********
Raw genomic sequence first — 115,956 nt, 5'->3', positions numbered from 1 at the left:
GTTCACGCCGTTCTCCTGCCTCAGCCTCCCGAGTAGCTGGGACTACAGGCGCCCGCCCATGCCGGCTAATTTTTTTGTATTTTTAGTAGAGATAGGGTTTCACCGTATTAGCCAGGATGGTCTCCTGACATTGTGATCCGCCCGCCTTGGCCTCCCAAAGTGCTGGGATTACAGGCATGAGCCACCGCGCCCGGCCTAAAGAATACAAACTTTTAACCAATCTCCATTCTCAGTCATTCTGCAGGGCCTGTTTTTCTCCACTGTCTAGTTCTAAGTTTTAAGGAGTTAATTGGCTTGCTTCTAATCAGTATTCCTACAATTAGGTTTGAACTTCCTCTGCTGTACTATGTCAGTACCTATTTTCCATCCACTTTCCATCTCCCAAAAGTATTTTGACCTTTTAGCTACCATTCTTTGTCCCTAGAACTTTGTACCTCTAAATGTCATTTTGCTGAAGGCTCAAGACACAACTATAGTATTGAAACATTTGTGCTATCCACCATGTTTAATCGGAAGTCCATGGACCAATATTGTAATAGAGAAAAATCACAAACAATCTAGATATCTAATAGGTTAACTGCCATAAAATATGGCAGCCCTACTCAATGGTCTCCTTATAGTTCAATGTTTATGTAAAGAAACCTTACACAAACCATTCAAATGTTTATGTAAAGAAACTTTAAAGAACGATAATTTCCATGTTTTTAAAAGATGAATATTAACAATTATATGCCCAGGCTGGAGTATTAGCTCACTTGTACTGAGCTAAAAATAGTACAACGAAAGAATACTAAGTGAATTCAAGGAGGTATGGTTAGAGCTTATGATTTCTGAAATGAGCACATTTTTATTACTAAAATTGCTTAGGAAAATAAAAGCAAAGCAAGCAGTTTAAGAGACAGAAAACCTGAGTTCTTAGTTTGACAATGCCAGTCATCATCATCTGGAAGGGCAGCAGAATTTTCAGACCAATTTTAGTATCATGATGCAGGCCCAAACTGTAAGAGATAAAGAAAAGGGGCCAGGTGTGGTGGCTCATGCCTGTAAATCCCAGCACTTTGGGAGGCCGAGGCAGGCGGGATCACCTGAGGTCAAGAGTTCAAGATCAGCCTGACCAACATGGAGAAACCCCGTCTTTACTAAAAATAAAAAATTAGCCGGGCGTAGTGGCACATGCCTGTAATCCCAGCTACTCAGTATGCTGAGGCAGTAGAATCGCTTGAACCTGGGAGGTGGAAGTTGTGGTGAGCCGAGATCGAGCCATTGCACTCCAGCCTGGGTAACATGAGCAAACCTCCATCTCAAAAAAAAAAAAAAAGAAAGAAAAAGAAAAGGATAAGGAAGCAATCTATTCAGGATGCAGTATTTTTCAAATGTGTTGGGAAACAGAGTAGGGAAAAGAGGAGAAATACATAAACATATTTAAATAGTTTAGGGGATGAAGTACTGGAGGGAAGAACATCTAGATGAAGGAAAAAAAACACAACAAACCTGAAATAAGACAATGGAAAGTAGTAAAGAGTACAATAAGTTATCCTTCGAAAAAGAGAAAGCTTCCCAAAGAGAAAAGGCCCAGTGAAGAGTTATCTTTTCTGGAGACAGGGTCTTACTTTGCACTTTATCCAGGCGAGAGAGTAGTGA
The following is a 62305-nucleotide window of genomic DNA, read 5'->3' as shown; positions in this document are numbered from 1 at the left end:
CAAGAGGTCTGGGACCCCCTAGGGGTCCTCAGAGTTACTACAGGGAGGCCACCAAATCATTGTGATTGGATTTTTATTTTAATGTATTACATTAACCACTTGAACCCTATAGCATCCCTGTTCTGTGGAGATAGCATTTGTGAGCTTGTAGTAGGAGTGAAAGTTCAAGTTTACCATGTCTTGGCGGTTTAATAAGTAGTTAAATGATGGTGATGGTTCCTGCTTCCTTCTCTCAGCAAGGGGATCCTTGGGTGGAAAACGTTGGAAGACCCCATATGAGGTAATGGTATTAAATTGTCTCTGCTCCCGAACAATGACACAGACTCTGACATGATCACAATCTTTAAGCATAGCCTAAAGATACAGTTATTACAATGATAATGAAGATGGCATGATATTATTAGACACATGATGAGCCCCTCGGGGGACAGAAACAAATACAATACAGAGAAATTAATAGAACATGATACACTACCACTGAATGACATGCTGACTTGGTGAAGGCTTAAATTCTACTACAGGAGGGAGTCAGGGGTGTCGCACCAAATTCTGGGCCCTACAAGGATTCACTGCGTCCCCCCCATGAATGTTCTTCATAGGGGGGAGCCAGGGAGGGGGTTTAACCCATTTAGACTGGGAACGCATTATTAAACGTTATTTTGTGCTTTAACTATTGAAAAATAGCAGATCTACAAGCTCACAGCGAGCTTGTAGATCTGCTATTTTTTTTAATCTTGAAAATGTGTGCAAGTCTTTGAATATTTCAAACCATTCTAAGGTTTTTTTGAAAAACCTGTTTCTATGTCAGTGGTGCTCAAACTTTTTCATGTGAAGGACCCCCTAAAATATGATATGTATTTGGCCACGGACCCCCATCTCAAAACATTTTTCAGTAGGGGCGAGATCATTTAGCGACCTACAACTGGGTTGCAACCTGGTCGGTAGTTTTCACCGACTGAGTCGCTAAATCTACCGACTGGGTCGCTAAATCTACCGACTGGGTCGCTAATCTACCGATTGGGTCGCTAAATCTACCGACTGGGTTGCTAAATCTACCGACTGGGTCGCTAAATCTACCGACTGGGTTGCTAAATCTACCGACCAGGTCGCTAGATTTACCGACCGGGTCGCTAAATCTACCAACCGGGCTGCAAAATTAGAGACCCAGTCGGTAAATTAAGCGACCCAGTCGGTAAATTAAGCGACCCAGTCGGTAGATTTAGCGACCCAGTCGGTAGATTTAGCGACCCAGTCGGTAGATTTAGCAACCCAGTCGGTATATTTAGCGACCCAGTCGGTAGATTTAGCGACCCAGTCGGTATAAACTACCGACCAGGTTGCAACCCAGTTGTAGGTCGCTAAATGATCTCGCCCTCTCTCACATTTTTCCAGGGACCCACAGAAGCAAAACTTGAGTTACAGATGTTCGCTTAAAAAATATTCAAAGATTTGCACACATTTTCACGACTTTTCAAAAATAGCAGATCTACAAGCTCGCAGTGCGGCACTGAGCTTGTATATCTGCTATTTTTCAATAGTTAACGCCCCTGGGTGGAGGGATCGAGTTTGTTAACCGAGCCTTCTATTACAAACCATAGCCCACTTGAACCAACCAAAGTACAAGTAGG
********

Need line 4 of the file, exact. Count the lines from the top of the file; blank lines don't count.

CAAGAGGTCTGGGACCCCCTAGGGGTCCTCAGAGTTACTACAGGGAGGCCACCAAATCATTGTGATTGGATTTTTATTTTAATGTATTACATTAACCACTTGAACCCTATAGCATCCCTGTTCTGTGGAGATAGCATTTGTGAGCTTGTAGTAGGAGTGAAAGTTCAAGTTTACCATGTCTTGGCGGTTTAATAAGTAGTTAAATGATGGTGATGGTTCCTGCTTCCTTCTCTCAGCAAGGGGATCCTTGGGTGGAAAACGTTGGAAGACCCCATATGAGGTAATGGTATTAAATTGTCTCTGCTCCCGAACAATGACACAGACTCTGACATGATCACAATCTTTAAGCATAGCCTAAAGATACAGTTATTACAATGATAATGAAGATGGCATGATATTATTAGACACATGATGAGCCCCTCGGGGGACAGAAACAAATACAATACAGAGAAATTAATAGAACATGATACACTACCACTGAATGACATGCTGACTTGGTGAAGGCTTAAATTCTACTACAGGAGGGAGTCAGGGGTGTCGCACCAAATTCTGGGCCCTACAAGGATTCACTGCGTCCCCCCCATGAATGTTCTTCATAGGGGGGAGCCAGGGAGGGGGTTTAACCCATTTAGACTGGGAACGCATTATTAAACGTTATTTTGTGCTTTAACTATTGAAAAATAGCAGATCTACAAGCTCACAGCGAGCTTGTAGATCTGCTATTTTTTTTAATCTTGAAAATGTGTGCAAGTCTTTGAATATTTCAAACCATTCTAAGGTTTTTTTGAAAAACCTGTTTCTATGTCAGTGGTGCTCAAACTTTTTCATGTGAAGGACCCCCTAAAATATGATATGTATTTGGCCACGGACCCCCATCTCAAAACATTTTTCAGTAGGGGCGAGATCATTTAGCGACCTACAACTGGGTTGCAACCTGGTCGGTAGTTTTCACCGACTGAGTCGCTAAATCTACCGACTGGGTCGCTAAATCTACCGACTGGGTCGCTAATCTACCGATTGGGTCGCTAAATCTACCGACTGGGTTGCTAAATCTACCGACTGGGTCGCTAAATCTACCGACTGGGTTGCTAAATCTACCGACCAGGTCGCTAGATTTACCGACCGGGTCGCTAAATCTACCAACCGGGCTGCAAAATTAGAGACCCAGTCGGTAAATTAAGCGACCCAGTCGGTAAATTAAGCGACCCAGTCGGTAGATTTAGCGACCCAGTCGGTAGATTTAGCGACCCAGTCGGTAGATTTAGCAACCCAGTCGGTATATTTAGCGACCCAGTCGGTAGATTTAGCGACCCAGTCGGTATAAACTACCGACCAGGTTGCAACCCAGTTGTAGGTCGCTAAATGATCTCGCCCTCTCTCACATTTTTCCAGGGACCCACAGAAGCAAAACTTGAGTTACAGATGTTCGCTTAAAAAATATTCAAAGATTTGCACACATTTTCACGACTTTTCAAAAATAGCAGATCTACAAGCTCGCAGTGCGGCACTGAGCTTGTATATCTGCTATTTTTCAATAGTTAACGCCCCTGGGTGGAGGGATCGAGTTTGTTAACCGAGCCTTCTATTACAAACCATAGCCCACTTGAACCAACCAAAGTACAAGTAGG